Is Your Data Valuable?

Consider this, the data you collect about your products could become another profitable revenue stream. Ken Oestreich of Gigaom.com:

When thinking about the value of the data a company collects vs. the traditional value of the product it may produce, collecting and analyzing broad categories of customer + product data is becoming equally — if not more — valuable than the product itself.

Some industry examples:

Grocery and/or consumer retailers keep massive records on purchasing habits of customers, overtly for affinity programs and for making targeted offers. However, this data could be federated with other complementary retailers to establish (geographic, temporal, or correlative) purchasing patterns to increase overall sales per customer. For example, Neilson recently signed an agreement with Walmart where Neilson gets to perform point-of-sale analysis with Walmart data, and (presumably) cross-correlate it with other retailers.

Real estate and geographic data such as from Zillow or Factual can provide core accretion of data value for complementary data-based services. Indeed, such data is available to be crossed and mashed-up for use in healthcare, local government, retail marketing/sales, leisure services, and much more. Consider the value for developing assessing detailed demographics, localized services, etc. However, these business models, both with Zillow and Factual, are of pure data services, rather than a derivative from a “legacy” core business.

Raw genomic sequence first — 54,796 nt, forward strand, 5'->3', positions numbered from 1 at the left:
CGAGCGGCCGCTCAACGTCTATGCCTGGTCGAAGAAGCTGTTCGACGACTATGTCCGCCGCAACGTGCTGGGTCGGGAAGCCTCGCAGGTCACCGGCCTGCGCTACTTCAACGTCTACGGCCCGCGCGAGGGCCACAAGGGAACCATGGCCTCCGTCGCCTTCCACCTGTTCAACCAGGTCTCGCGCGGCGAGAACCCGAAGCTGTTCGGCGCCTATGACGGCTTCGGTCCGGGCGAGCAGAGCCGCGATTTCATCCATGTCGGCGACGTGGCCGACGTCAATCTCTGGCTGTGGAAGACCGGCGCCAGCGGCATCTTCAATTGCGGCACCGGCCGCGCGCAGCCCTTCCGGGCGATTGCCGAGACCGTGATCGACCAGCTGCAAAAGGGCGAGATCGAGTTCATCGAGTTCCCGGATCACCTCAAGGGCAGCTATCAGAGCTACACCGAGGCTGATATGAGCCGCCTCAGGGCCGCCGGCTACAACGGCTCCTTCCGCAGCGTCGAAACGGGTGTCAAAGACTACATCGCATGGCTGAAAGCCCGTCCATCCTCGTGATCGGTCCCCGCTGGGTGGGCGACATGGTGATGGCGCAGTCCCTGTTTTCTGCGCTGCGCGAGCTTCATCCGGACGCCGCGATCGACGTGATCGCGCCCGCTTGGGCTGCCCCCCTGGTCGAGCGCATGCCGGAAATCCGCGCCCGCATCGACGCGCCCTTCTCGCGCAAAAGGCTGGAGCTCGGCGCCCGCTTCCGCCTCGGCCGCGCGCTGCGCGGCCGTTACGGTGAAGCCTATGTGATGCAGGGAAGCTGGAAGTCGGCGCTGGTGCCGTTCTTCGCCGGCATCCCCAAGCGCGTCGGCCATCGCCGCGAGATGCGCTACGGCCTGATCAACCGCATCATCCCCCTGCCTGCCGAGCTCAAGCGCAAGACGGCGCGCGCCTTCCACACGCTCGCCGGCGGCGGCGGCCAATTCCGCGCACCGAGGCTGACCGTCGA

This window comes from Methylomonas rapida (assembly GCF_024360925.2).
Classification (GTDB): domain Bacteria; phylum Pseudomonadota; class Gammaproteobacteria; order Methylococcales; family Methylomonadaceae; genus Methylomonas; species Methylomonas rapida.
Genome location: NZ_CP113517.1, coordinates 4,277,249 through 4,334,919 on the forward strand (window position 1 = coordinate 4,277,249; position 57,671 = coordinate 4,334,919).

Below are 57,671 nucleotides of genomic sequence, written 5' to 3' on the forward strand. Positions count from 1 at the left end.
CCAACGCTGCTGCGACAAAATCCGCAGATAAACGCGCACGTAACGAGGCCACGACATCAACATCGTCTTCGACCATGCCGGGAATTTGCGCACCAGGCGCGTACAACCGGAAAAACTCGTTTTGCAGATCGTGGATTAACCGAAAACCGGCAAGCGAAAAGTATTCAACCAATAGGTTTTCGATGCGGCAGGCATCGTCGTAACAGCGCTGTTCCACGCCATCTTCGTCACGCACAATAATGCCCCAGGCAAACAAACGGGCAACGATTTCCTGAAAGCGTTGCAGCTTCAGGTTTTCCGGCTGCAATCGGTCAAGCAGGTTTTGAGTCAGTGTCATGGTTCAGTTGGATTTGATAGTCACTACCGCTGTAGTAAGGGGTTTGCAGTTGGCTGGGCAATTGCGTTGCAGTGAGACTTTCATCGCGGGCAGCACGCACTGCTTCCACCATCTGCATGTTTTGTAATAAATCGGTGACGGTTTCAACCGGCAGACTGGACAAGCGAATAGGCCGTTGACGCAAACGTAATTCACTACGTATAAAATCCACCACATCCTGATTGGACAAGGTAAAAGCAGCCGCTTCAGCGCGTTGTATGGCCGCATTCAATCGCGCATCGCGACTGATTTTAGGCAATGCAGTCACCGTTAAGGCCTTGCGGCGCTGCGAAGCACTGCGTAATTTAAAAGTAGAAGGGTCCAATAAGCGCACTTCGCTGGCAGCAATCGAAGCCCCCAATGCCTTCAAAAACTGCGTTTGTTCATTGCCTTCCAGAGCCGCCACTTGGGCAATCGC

So how do you know if your data if valuable? Mr. Oestreich says you should consider the following:

    • Uniqueness – is your data unique to you, and therefore hard to replicate by others?
    • Size/completeness – how physically large is your data? Does it reach back temporally? Does it include deep details and/or trends? To whom would this be valuable, either pre- or post-analysis?
    • Desirability – in addition to uniqueness, would your data be useful/desirable by others in adjacent spaces? How marketable is it?
    • Complementarity – consider how valuable your data is to complement or complete other forms of data, or to build-upon other data sets in a mash-up fashion?
    • Statistical/correlative relevance – can your data be statistically analyzed for patterns? Are there correlations or patters that might be drawn between it, and other external data sets?
    • Long tail relevance – does your data contain elements that lie +/-3 sigma outside the norm? could this “fringe” data be valuable to incrementally increasing sales, or for addressing customer needs outside the core set?
    • Data gravity – this new term, coined by Dave McCrory, speaks to the physical immobility of data, and the tendency/requirement to co-locate other applications and data sets with it. Is your data potentially so large that it might actually attract actual applications onto the platform? Perhaps within a special purpose compute-cloud?

 
You can read the entire post here

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